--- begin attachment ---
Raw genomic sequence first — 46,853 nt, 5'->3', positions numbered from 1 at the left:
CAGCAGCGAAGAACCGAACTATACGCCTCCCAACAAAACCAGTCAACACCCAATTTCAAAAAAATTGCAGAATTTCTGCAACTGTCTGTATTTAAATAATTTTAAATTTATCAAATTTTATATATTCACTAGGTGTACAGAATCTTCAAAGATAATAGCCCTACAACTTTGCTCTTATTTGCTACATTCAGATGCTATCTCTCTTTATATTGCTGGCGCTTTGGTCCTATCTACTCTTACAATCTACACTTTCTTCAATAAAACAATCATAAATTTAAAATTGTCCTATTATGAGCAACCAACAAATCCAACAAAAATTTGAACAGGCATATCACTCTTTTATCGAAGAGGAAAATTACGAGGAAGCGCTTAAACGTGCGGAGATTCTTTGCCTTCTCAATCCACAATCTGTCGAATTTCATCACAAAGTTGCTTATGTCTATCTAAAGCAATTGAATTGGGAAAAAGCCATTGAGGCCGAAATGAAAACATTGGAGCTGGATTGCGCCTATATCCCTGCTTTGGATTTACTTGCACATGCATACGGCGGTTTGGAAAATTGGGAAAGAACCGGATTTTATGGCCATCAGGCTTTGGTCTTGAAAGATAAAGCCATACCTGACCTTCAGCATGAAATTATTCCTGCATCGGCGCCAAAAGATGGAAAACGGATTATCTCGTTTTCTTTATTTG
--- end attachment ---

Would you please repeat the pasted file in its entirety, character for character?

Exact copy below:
Raw genomic sequence first — 46,853 nt, 5'->3', positions numbered from 1 at the left:
CAGCAGCGAAGAACCGAACTATACGCCTCCCAACAAAACCAGTCAACACCCAATTTCAAAAAAATTGCAGAATTTCTGCAACTGTCTGTATTTAAATAATTTTAAATTTATCAAATTTTATATATTCACTAGGTGTACAGAATCTTCAAAGATAATAGCCCTACAACTTTGCTCTTATTTGCTACATTCAGATGCTATCTCTCTTTATATTGCTGGCGCTTTGGTCCTATCTACTCTTACAATCTACACTTTCTTCAATAAAACAATCATAAATTTAAAATTGTCCTATTATGAGCAACCAACAAATCCAACAAAAATTTGAACAGGCATATCACTCTTTTATCGAAGAGGAAAATTACGAGGAAGCGCTTAAACGTGCGGAGATTCTTTGCCTTCTCAATCCACAATCTGTCGAATTTCATCACAAAGTTGCTTATGTCTATCTAAAGCAATTGAATTGGGAAAAAGCCATTGAGGCCGAAATGAAAACATTGGAGCTGGATTGCGCCTATATCCCTGCTTTGGATTTACTTGCACATGCATACGGCGGTTTGGAAAATTGGGAAAGAACCGGATTTTATGGCCATCAGGCTTTGGTCTTGAAAGATAAAGCCATACCTGACCTTCAGCATGAAATTATTCCTGCATCGGCGCCAAAAGATGGAAAACGGATTATCTCGTTTTCTTTATTTG